To rate this trifecta as redundant variations upon a theoretically exhausted chestnut misses the point. The mode of operation was about termitically inhabiting a sound and then barreling forth; if the last limited edition 45 was elusive, don’t worry, another will be out soon. And “Louie Riel” welcomes Thee Headcoatees (featuring ex-Delmona Ludella Black, Kyra LaRubia, “Bongo” Debbie Green, and most famously Holly Golightly) to the program.

Childish has an expressed preference for the earlier output of his influences, and two of the punk-era swipes appropriately derive from debut singles, specifically Johnny Moped’s hard-charging pub-rock-tinged “No One” for Chiswick and The Lurkers’ “Shadow,” a Ramones-inflected stomper notable as the inaugural release on Beggars Banquet.

Both are from ‘77, the year of the Pop Rivets’ arrival; “Action Time Vision” dates from ‘78 and was Alternative TV’s third 7-inch. The triad underscores a desire for urgency over sophistication as inspirations get hammered out with nary a trace of undue reverence. It’s an aura extending to collaboration, as ‘60s beat group the Downliners Sect are made proper and appealingly casual partners.

Landing near the impromptu and eschewing calculated self-congratulation, Thee Headcoats Sect bears the Diddley-descended fruit of “She’s Got a Strange Attractor” and a swell update of Downliners’ original “Be a Sect Maniac.” They also nudge toward the sense of humor mentioned previously, a disposition further explored by Thee Headcoats during the braggadocio of “The Earl of Suave” and more substantially in the Sherlockian role-playing of “Dear Watson” and “Headcoat Lane.”

There’s no shortage of punkish temperament as “(We Hate the Fuckin’) NME” evades sour grapes to endure as a declaration of principles from a decade that fostered rising interest in Childish’s work. And anger turns darkly autobiographical on album three, “Pedophile” concerning the sexual abuse of Childish by a family friend as “The Gun in My Father’s Hand,” “The Day I Beat My Father Up,” and “I’m Hurting” detail severe paternal derailment.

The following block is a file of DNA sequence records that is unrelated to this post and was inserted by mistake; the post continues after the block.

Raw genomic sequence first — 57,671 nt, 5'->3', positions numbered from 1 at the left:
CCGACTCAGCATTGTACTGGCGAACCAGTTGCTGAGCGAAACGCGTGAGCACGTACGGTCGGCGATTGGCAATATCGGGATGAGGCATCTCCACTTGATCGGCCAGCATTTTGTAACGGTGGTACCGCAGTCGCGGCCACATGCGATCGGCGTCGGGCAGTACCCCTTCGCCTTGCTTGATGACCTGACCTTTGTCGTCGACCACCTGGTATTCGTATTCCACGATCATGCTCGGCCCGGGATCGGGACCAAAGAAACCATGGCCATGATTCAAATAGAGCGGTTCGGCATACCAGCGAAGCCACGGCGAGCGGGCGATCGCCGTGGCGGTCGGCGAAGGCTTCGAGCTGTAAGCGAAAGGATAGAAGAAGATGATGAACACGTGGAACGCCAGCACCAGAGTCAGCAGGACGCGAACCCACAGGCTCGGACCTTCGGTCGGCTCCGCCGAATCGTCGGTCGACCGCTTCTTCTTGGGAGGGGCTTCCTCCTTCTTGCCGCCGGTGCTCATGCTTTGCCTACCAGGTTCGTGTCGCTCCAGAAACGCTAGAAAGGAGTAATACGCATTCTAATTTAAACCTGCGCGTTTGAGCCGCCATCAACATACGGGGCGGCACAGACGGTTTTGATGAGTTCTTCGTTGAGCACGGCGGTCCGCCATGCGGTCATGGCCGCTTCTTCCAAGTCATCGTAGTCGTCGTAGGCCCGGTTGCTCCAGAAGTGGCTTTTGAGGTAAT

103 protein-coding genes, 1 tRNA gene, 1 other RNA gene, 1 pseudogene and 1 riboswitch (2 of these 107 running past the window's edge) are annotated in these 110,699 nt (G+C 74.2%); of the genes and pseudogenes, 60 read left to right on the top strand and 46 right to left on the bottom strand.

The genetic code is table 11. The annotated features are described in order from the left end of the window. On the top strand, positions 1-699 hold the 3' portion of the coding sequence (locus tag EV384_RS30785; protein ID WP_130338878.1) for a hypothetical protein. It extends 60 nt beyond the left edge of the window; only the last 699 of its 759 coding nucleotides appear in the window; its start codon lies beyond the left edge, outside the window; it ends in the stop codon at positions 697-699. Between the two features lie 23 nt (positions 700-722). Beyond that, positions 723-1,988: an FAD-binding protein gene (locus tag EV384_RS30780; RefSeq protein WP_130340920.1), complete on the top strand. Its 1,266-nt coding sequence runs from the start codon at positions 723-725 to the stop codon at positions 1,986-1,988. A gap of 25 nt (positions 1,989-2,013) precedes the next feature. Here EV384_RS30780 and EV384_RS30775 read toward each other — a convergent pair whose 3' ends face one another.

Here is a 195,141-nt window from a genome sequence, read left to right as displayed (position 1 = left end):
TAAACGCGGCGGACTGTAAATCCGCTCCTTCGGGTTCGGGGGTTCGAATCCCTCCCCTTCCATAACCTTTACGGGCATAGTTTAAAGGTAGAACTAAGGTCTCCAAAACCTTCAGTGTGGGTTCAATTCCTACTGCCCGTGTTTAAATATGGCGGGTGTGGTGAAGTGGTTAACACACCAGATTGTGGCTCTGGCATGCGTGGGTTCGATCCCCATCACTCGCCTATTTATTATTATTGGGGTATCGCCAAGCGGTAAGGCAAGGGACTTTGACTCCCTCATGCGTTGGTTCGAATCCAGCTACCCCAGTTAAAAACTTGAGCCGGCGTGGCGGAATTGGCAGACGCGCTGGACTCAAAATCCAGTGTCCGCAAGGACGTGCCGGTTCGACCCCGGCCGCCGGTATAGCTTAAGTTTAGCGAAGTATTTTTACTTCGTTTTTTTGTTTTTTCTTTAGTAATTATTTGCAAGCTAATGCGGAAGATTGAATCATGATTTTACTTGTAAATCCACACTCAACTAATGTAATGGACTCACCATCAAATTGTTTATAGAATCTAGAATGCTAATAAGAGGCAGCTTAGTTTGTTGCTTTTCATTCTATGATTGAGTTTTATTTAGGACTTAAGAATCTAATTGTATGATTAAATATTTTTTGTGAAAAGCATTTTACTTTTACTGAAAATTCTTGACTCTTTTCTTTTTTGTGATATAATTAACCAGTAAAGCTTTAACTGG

In a genre where attitude is often feigned, the sincerity cuts deep. However, overdue credit must be paid to the other individuals making Thee Headcoats such a vibrant entity; Bruce Brand first joined Billy in the Pop Rivets and Johnny “Tub” Johnson was a hail fellow from the scene with prior experience in The Cannibals.

The beat rock side of their personality immediately flourishes on opener “Troubled Times” and additionally shapes “(I Don’t Like) The Man I Am,” “Shouldn’t Happen to a Dog,” and “I’m a Confused Man,” while “Every Little Thing,” “Every Bit of Me” and closer “Art or Arse?” offer piledriving studies in ’77-ish raucousness.

“When You Stop Loving Me” and “Don’t Try and Tell Me” wrangle up a tad more Nuggets-like fuzz guitar, “Hog’s Jaw” briefly detours into B-movie horror territory, “A-Z of Your Heart” delivers an uncommonly swampy passage courtesy of moaning mouth-harp (an intermittent Headcoats weapon), and “The Messerschmitt Pilot’s Severed Hand” connects like a DIY jewel circa 1980.

The main clientele for this reissue of Elementary Headcoats will certainly be garage mavens, though in fact the scale and understated range makes it a suitable fit for listeners cultivating a smaller shelf. Loads of singles comps basically just dump their contents onto plastic, and that’s no crime. But Damaged Goods’ non-completist collection is an endeavor of vast portraiture; it jointly celebrates one of punk’s singular voices and a truly kick-ass band.

GRADED ON A CURVE: